Thoughts on Sarah Lawrence College’s rising tuition

Hi all,

I was approached by a reporter on The Daily to comment on Sarah Lawrence College’s rising tuition  I’m taking a quick break from poetry today to post my response below.

I’d love to hear what you think!



I graduated from Sarah Lawrence College in 2007.  I’m fairly certain SLC was one of the most expensive schools (if not THE most expensive) in the nation that year as well.  It’s a familiar battle for SLC.  Although I fear the even heftier price tag for tuition in 2012 will deem the school even more inaccessible for prospective students, particularly students from low-income, immigrant communities and communities of color, I fully stand behind my SLC education.  I come from a middle-class immigrant family from Hayward in the Bay Area, and was able to attend SLC through scholarship.  Fundraising for scholarships is a big deal at SLC, and I hope that those efforts are continued for future students.

At SLC, I met with my professors who were esteemed writers, scholars and artists on a biweekly basis to develop independent work in conjunction with the class.  This individualized aspect of study at SLC is also called “conference,” which is built into the curriculum.  I’m currently a graduate student at a large university, and in many undergraduate classrooms, students use clickers in order to participate and “speak” in class.  There was never an issue of NOT being heard at SLC where most of the classes are small round table seminars of (at the most) 15 students.   I felt challenged by my professors and peers to think critically, to speak thoughtfully and honestly and to create my own projects based on the class’ subject.  I don’t think that this happens often in the university setting.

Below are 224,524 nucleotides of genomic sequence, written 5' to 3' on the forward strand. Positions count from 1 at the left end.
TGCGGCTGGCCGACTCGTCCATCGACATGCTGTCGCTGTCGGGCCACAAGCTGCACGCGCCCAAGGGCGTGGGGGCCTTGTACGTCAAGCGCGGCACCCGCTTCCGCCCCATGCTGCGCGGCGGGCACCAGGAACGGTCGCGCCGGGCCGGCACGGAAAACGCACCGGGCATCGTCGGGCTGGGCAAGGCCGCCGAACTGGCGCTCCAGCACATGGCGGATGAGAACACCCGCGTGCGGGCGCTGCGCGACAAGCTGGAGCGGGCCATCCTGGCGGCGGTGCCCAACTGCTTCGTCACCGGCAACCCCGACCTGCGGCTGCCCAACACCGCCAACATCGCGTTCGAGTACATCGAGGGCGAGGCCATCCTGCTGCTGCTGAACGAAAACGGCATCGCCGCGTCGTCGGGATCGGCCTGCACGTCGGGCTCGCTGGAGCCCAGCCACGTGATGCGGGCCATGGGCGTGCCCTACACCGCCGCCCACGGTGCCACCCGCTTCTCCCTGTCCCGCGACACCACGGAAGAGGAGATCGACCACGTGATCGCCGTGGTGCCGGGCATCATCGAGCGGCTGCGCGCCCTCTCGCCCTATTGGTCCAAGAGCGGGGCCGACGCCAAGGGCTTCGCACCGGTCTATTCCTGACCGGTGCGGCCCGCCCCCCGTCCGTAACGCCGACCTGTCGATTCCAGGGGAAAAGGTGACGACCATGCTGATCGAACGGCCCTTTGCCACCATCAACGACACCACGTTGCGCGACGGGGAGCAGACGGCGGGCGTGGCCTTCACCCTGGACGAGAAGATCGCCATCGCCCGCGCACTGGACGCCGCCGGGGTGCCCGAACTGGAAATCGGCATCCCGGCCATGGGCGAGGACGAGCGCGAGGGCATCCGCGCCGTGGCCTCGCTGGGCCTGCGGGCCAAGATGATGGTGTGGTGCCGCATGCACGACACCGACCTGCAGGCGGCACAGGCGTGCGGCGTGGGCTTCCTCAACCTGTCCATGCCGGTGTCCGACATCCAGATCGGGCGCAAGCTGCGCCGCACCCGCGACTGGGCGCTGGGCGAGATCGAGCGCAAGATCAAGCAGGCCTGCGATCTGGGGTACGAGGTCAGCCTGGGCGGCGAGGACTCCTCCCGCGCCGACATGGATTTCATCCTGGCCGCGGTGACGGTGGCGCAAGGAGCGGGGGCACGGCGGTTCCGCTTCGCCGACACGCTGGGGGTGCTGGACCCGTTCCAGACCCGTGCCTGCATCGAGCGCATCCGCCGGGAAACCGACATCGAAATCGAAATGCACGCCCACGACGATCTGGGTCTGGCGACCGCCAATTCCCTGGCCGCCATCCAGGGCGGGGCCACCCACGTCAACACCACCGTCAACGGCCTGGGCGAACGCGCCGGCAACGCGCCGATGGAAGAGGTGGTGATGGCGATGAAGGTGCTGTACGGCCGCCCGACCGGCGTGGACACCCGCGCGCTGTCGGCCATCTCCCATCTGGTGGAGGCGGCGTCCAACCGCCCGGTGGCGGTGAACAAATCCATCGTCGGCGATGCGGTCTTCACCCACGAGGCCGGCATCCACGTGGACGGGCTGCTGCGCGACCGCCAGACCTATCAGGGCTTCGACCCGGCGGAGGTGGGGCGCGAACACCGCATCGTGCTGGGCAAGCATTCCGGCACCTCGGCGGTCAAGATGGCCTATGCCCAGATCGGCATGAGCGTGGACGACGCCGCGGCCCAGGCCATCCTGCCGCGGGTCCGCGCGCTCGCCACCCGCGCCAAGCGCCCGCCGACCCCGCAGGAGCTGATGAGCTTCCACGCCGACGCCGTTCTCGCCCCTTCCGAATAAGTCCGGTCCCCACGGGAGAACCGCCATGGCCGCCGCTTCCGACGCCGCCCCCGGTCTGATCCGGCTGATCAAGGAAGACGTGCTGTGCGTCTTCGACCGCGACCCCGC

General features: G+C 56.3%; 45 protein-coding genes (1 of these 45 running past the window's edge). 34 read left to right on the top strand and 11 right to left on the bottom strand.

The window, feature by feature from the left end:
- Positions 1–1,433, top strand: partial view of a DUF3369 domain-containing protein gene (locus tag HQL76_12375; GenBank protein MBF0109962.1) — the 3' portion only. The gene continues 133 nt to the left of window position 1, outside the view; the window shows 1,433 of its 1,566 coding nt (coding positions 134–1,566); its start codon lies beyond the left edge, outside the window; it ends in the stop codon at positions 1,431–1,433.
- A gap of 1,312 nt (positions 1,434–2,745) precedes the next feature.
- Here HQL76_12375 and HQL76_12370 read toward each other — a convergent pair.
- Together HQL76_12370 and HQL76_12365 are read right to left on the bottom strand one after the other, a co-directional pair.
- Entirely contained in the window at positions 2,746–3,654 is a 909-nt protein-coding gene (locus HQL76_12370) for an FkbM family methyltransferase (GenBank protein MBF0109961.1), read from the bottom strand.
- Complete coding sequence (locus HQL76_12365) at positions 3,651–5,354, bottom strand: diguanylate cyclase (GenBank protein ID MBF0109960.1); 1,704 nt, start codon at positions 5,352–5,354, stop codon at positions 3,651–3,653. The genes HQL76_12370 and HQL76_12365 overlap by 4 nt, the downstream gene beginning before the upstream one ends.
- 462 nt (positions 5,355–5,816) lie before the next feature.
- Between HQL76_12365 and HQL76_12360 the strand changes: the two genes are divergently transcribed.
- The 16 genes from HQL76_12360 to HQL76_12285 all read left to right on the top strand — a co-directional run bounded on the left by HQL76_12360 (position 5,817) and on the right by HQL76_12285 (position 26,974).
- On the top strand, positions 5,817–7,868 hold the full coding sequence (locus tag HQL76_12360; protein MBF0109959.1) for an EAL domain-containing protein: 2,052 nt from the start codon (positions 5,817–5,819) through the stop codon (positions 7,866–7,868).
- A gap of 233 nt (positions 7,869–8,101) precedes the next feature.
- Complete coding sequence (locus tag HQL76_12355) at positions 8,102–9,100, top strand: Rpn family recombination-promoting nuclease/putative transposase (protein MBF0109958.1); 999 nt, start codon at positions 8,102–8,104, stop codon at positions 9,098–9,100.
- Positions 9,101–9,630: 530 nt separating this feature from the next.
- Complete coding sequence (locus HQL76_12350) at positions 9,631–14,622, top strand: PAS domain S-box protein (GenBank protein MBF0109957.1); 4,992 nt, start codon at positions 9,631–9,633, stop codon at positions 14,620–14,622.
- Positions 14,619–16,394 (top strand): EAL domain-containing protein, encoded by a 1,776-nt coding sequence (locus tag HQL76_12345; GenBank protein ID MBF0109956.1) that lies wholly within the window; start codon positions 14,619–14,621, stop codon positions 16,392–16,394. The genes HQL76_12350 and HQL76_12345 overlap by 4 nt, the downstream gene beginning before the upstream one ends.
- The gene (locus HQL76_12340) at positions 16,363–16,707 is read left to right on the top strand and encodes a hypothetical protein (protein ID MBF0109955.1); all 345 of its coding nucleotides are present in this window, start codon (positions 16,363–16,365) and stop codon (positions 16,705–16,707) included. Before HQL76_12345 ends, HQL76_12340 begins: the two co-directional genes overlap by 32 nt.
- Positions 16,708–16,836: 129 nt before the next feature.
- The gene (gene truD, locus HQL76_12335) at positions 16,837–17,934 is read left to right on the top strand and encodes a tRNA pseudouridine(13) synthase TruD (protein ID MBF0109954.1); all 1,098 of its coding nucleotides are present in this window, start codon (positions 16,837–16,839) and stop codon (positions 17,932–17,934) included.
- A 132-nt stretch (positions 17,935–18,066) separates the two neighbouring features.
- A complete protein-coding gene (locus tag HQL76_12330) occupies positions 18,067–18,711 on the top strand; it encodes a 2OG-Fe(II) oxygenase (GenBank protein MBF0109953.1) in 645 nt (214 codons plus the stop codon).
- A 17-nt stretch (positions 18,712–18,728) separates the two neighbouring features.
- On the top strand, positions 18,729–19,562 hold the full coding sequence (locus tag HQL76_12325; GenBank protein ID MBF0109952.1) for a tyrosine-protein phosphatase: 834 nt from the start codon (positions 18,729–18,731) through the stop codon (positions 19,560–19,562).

There are no prerequisites for classes at SLC, and you get to interview your professor before the semester starts.  Students choose their classes based on their own interests. Editor Hamilton Nolan at Gawker scoffed at the student-designed curriculum, comparing this fundamental aspect of SLC’s pedgogy to an “appealingly obscure microbrew.”  Nolan argues that students should pay less tuition since “kids work cheap.”  Since SLC students design their own curriculum, I believe they are more engaged with their education than the average college student.  In fact, SLC professors are working harder to stay in dialogue with each of their students about general course work and students’ conference projects.

Education at SLC didn’t stop once students left the classroom.  I participated in APICAD (Asian Pacific Islander Coalition for Action and Diversity) on campus and fought for Diaspora Studies on campus with many of my peers.  Many of us, inspired by our classes, went on to become housing rights organizers, writers, small business owners, artists.  Many of us went on to fully engage and work with the multitude of communities where we live and belong.  In my own experience, I learned that community and education are inextricable.  I learned this through my interactions with my peers, my professors, AND the staff at SLC.  Where else can you knock on the Facilities Office, or the Financial Aid Office, and chat with the directors and administrators who work there right away?

Link to SLC President Karen Lawrence’s Op-Ed on Inside Higher Ed


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